Tuesday, 4 February 2014


For those who work hard, who work long hours, and are deeply engrossed in a particular job, a common fault seems to be that they do not take time out very often for their own restoration, renewal and regeneration.  The missing ingredient is often a plan that includes a commitment to honor the process of renewal and figure out what is required for that to happen and have a positive impact on the outcome.   It might be as simple as a week unplugged or as complex as changing locations.

Several months ago a former colleague and friend contacted me to see if I would help find a few candidates who would be interested in becoming a founding head of a K-7 progressive, independent school.  Without knowing a lot about the details, I did know a lot about John Faulkner who is the point person for the project.  I knew he had taken a job as a kind of town manager for a place in Arkansas that I have come to know a lot better.   This recent article in the New York Times provides some of that background.  http://www.nytimes.com/2014/01/20/us/arkansas-towns-new-owner-has-visions-of-its-renaissance.html

What intrigues me about this project is that it is an opportunity for renewing an entire community while respecting and honoring the history, culture and traditions of the region. The plan for renewal is inclusive, intentional and by design. One larger goal, among many of the ongoing projects designed to breathe new life into Wilson, is making the place attractive and appealing for people who might consider moving there.  Those who want a particular kind of life-style, especially those who can work independently, or who might own their own business could easily move their work to this location.  The benefit cost ratio seems significant for those with the vision and energy who might want to capitalize on such an opportunity.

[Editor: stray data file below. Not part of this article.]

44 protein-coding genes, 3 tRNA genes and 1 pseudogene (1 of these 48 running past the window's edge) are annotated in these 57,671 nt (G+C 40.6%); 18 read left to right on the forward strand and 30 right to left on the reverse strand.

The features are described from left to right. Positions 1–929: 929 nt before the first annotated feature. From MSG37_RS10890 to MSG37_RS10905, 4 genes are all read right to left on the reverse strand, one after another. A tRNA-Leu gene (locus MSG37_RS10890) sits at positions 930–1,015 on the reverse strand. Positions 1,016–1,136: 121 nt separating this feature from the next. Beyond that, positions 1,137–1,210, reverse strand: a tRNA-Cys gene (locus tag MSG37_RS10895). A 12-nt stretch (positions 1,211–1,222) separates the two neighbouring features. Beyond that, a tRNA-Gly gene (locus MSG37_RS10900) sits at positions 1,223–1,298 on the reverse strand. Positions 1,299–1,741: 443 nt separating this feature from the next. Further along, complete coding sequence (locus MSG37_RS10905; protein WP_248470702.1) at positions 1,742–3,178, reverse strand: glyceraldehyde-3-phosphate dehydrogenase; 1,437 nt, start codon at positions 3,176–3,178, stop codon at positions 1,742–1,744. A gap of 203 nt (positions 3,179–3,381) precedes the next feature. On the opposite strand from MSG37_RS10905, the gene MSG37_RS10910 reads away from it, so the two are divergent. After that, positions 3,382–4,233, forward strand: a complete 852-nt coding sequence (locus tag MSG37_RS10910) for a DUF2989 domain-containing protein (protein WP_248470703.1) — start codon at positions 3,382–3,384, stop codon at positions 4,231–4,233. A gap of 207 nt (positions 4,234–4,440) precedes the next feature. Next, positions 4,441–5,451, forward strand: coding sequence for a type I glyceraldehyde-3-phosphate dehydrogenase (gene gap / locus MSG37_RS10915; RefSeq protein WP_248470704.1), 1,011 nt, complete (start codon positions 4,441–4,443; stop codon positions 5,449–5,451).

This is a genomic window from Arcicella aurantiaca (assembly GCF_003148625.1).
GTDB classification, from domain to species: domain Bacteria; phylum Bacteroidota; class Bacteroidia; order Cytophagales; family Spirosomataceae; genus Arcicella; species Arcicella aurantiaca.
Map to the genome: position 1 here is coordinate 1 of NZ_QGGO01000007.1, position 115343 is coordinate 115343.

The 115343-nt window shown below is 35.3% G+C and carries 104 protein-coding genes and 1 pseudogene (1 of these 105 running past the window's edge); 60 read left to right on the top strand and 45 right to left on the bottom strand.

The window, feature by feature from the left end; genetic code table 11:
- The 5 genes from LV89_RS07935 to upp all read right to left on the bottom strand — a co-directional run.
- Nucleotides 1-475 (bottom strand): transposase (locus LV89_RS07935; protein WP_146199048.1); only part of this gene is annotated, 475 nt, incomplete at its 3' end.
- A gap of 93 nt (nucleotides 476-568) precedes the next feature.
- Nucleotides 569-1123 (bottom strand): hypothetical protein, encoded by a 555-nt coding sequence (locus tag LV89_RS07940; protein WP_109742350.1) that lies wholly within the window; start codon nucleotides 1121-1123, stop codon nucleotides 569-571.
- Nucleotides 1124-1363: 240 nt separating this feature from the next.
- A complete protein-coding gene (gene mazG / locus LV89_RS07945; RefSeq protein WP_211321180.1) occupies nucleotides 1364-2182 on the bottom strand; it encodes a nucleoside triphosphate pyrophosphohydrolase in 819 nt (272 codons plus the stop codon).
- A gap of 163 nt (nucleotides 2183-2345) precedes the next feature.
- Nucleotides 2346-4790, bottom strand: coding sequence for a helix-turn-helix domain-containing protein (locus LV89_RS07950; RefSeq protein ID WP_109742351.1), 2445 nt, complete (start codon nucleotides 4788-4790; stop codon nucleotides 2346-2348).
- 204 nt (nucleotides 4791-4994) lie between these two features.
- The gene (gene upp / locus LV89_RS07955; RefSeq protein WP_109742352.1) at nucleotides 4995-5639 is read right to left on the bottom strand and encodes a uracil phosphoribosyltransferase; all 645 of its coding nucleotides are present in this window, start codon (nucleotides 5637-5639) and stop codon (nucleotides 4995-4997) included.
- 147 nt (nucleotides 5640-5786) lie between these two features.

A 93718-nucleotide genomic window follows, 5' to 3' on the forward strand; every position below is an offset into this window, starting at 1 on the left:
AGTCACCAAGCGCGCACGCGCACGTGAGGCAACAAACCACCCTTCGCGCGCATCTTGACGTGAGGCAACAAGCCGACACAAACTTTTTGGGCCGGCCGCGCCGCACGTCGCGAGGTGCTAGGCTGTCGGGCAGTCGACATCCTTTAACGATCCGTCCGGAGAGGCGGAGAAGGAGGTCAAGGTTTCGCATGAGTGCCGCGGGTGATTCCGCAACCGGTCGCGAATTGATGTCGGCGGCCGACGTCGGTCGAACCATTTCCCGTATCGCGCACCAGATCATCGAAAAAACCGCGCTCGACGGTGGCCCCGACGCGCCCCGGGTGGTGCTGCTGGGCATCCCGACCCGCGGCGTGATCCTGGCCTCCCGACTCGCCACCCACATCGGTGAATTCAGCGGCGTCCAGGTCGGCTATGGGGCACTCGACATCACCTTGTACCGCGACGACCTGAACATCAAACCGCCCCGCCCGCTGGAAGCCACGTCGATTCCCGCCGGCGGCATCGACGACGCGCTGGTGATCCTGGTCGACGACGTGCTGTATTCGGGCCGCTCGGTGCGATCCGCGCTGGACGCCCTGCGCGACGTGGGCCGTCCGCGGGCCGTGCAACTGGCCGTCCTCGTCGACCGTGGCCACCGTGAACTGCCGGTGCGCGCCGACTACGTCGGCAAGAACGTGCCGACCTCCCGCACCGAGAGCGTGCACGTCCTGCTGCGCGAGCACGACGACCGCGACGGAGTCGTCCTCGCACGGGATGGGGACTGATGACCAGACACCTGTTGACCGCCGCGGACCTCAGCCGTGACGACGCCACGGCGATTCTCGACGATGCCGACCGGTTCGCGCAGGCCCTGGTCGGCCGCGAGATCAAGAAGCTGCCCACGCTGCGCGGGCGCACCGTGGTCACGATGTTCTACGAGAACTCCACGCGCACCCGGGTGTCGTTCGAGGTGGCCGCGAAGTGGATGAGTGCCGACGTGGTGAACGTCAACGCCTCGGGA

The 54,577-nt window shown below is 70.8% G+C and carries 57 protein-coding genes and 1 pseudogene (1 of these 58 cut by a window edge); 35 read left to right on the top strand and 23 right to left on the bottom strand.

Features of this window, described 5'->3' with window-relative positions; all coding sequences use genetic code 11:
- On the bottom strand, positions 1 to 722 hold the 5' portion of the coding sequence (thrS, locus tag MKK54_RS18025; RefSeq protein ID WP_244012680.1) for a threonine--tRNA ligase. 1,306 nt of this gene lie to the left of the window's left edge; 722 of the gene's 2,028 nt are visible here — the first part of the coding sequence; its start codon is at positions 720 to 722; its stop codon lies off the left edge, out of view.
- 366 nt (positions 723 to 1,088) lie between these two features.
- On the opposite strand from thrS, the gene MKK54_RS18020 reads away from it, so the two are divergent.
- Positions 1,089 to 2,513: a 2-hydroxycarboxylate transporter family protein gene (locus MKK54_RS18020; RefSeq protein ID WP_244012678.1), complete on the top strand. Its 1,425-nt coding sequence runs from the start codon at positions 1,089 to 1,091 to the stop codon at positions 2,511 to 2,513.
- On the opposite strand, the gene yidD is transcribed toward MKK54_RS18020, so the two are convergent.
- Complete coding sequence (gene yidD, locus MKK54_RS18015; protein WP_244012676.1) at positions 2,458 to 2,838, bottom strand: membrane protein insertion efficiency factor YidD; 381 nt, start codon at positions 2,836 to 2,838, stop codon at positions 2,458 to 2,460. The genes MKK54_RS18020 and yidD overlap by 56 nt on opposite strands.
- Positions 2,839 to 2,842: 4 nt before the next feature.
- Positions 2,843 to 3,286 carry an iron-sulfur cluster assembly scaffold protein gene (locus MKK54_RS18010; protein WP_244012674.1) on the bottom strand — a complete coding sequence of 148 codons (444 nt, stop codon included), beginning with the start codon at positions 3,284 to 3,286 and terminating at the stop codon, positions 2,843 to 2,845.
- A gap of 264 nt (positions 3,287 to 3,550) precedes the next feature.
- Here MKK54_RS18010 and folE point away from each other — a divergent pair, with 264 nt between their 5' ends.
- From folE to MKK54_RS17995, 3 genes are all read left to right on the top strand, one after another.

For individuals, couples or families who might want to escape the urban or suburban crunch and live and work in a somewhat rural area in a small town atmosphere and yet close to a metropolitan center, Wilson has a lot to recommend.  For those who are interested in moving here, and either buying or building a house of their own design, or relocating a business where there is excellent connectivity, and comparatively inexpensive real estate, take a closer look.

My small part is helping to launch a new school so that families with young children can be assured of an excellent educational opportunity and experience for their kids.  There is more information available on The Delta School for those with children between the ages of 5 and 12. Wilson, Arkansas has the possibility of becoming a prototype for restoring and renewing a lot of small towns where people can enjoy a productive, healthy, and a relatively stress-free life.  You might even know someone who would find Wilson a terrific place to live and work and a small business with a few to several employees could make this an even better choice.  At the end of the day, it is usually about the choices we made.

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